The run-up to Brexit has felt like Hemingway’s description of going bankrupt: gradually, then suddenly. Months of slow, confused politics: Theresa May surviving the most important week of her career, until the next one; unmeaningful votes passing or failing and not having much effect either way; opposition that is never quite clear what it is opposing. All this has now led us to a point just over twenty days from Brexit and, despite, or perhaps because of, the recent moves, in the new Independent Group and Labour’s support for another public vote, Westminster remains in chaos.
At the same time, beyond the Westminster bubble, movements for transformational action on climate change are growing. Grassroot campaigns like the school strikes are highlighting the urgency to act, while over thirty councils, spurred by protests from the likes of Extinction Rebellion, have declared a climate emergency and the need to get to a net zero carbon economy.
With all this commotion, it is easy to forget that the tedious responsibility of running the country day to day continues. At the start of the year, it was reported that the Treasury’s upcoming comprehensive spending review could see a cull of departments to save taxpayers money. In particular, it has been hinted that the Department for Transport (DfT), Department for Business, Energy and Industrial Strategy (BEIS) and the Ministry of Housing, Communities and Local Government (MHCLG) could become a single ministry with responsibility for major infrastructure projects. Such an outcome begs the question, where would climate go?
To answer this, we need to look at where policy will be heading in future. To date, the vast majority of decarbonisation in the UK has happened in the power sector. Mostly down to the groundbreaking single policy of phasing out coal power. But now, with progressively more stringent climate targets to meet over the next few decades, there is no such obvious single policy lever to pull next.
Later this year, the Committee on Climate Change will give its official advice to the government on long term emission targets, which should include a clear pathway for the UK to reach net zero emissions.
Acting now means less effort in the long run
To stand any chance of achieving this, action needs to start now. As it stands, the UK does not even have sufficient plans in place to meet its fourth and fifth carbon budgets, which cover the period 2023-2032. If the government does nothing more until after this period, achieving net zero by 2050 (which is a less ambitious target than many are asking for) would require a 72 per cent increase in the rate of decarbonisation after 2032. Conversely, acting now would require only a 13 per cent increase in the target rate of decarbonisation to reach net zero by 2050.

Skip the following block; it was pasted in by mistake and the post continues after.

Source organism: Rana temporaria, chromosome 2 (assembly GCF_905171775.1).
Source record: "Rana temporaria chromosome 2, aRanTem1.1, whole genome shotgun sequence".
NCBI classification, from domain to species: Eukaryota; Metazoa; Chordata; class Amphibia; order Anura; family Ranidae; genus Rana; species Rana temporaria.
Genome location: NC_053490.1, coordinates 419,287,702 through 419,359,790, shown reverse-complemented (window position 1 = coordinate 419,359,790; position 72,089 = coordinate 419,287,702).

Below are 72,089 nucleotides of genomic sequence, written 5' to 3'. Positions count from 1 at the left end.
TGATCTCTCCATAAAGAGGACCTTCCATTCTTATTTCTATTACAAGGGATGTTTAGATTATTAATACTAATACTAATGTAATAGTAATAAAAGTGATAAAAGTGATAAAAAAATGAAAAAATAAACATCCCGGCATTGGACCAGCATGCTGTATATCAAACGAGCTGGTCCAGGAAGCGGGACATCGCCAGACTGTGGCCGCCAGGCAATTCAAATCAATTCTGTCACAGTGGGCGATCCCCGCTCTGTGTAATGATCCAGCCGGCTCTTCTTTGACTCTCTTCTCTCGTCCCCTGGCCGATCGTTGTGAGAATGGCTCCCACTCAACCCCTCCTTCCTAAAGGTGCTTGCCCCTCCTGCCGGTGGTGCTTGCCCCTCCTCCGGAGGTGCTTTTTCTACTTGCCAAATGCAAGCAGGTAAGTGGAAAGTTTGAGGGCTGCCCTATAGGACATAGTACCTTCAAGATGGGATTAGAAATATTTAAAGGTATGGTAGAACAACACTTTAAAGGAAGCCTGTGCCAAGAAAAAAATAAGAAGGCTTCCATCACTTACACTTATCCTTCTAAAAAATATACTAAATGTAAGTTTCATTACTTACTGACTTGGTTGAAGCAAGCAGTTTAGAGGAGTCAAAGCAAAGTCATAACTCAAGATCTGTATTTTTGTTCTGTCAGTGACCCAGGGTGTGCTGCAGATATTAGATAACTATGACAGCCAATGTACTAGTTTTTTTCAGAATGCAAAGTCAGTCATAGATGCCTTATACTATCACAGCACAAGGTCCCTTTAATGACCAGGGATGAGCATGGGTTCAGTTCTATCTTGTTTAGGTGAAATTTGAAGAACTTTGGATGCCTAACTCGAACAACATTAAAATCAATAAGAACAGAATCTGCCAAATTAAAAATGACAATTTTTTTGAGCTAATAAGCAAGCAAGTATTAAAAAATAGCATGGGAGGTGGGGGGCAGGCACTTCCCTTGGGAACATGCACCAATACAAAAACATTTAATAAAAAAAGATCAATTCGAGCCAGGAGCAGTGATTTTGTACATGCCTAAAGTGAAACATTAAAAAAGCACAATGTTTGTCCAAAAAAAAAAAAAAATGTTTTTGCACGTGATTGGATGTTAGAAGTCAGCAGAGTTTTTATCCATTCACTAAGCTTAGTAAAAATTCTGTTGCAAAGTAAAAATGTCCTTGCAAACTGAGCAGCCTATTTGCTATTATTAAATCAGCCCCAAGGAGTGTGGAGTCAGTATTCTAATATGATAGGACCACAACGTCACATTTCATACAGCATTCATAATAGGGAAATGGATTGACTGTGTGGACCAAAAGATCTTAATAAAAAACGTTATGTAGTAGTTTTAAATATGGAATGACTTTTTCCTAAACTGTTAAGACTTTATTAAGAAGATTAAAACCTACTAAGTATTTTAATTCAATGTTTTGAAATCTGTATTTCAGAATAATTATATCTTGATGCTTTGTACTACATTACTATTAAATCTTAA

Getting the government to take action now is the focus of our new project Cutting Carbon UK, supported by the Network for Social Change. We’ve identified four government interventions that could meet short term targets while putting us on the path to net zero. These are:
- create a resource efficiency programme for industry;
- make all new car and van sales electric by 2030;
- introduce a major, national homes energy efficiency programme, bringing all homes up to at least EPC ‘C’ standard by 2035;
- decarbonise land use through afforestation, habitat restoration and soil carbon sequestration.
Achievable policies that also save money
The most striking thing about these policies is that they are not radical. They are achievable policies that any sensible government should do. They will save money in the medium term and they would result in a decarbonisation rate that is not even as ambitious as many neighbouring countries.
The second most noticeable thing about these measures is that they are not within the remit of one government department. They sit across four different departments: BEIS, DfT, MHCLG and the Department for Environment, Food and Rural Affairs (Defra).
Whilst BEIS has been pulling its weight, and Defra, under Michael Gove, has stepped up its focus on climate change mitigation, the housing ministry has so far done very little and transport has gone into reverse: in 2017, vehicle emissions rose for the first time in 17 years.
The Treasury is the enabler
Most importantly, alongside these departments, the Treasury is needed as the vital enabler. The spending review this year will do more than restructure departments, it will set the tone for government expenditure over the next three years. The chancellor’s plans must acknowledge the UK’s role in a decarbonising world, and the need to act urgently. We expect to see reference to more renewable energy, establishing nationwide electric vehicle infrastructure and new national plans for housing energy efficiency retrofits.
The answer to where climate should sit in government is easy: everywhere. The real question is whether the government can rise above the current chaos to take the immediate action necessary to avert a climate crisis.